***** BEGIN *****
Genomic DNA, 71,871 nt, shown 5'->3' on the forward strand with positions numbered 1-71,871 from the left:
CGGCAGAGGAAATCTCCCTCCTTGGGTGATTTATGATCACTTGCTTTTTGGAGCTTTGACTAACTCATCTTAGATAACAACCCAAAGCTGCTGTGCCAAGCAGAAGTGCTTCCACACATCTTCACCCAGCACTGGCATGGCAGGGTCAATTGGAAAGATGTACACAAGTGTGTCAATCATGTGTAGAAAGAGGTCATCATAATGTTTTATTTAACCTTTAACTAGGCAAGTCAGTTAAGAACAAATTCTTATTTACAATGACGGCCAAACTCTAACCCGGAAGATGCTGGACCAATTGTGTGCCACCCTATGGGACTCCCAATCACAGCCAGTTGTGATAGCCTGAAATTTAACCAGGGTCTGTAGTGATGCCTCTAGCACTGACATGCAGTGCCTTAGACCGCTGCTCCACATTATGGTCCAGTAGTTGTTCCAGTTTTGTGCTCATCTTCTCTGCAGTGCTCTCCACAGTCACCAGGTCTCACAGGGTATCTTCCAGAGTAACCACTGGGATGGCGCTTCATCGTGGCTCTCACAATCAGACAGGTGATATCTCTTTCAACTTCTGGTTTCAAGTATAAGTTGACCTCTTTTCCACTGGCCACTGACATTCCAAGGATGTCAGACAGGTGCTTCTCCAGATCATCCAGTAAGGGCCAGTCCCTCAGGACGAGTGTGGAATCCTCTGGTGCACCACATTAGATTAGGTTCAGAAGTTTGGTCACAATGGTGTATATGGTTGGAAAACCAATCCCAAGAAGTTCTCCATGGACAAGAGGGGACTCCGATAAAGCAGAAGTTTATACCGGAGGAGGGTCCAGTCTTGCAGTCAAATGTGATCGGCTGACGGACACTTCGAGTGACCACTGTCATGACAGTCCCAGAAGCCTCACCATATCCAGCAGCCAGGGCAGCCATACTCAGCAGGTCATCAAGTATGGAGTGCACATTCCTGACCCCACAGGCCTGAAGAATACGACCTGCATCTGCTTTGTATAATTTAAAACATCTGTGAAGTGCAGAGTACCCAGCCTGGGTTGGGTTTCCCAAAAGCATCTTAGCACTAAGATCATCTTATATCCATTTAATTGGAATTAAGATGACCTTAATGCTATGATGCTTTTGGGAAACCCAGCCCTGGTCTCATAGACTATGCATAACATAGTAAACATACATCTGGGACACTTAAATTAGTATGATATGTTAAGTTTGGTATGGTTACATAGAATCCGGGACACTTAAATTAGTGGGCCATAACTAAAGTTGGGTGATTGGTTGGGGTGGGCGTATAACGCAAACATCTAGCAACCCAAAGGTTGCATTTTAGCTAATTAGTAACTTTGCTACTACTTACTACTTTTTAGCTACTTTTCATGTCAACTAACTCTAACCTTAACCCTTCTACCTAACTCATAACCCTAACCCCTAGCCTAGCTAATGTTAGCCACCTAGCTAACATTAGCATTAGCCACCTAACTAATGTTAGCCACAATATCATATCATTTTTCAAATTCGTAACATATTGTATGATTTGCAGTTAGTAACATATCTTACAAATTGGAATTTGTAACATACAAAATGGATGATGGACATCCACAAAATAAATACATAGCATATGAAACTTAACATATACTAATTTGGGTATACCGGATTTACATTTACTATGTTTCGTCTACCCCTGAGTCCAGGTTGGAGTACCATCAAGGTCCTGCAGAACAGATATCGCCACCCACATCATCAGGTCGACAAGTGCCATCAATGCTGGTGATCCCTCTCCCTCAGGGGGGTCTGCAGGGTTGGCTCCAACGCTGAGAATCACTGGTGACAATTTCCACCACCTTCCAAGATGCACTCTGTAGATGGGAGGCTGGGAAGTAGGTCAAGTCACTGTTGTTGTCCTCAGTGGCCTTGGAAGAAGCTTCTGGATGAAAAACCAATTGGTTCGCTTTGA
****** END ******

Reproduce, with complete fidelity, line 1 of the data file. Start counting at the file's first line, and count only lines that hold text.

Genomic DNA, 71,871 nt, shown 5'->3' on the forward strand with positions numbered 1-71,871 from the left: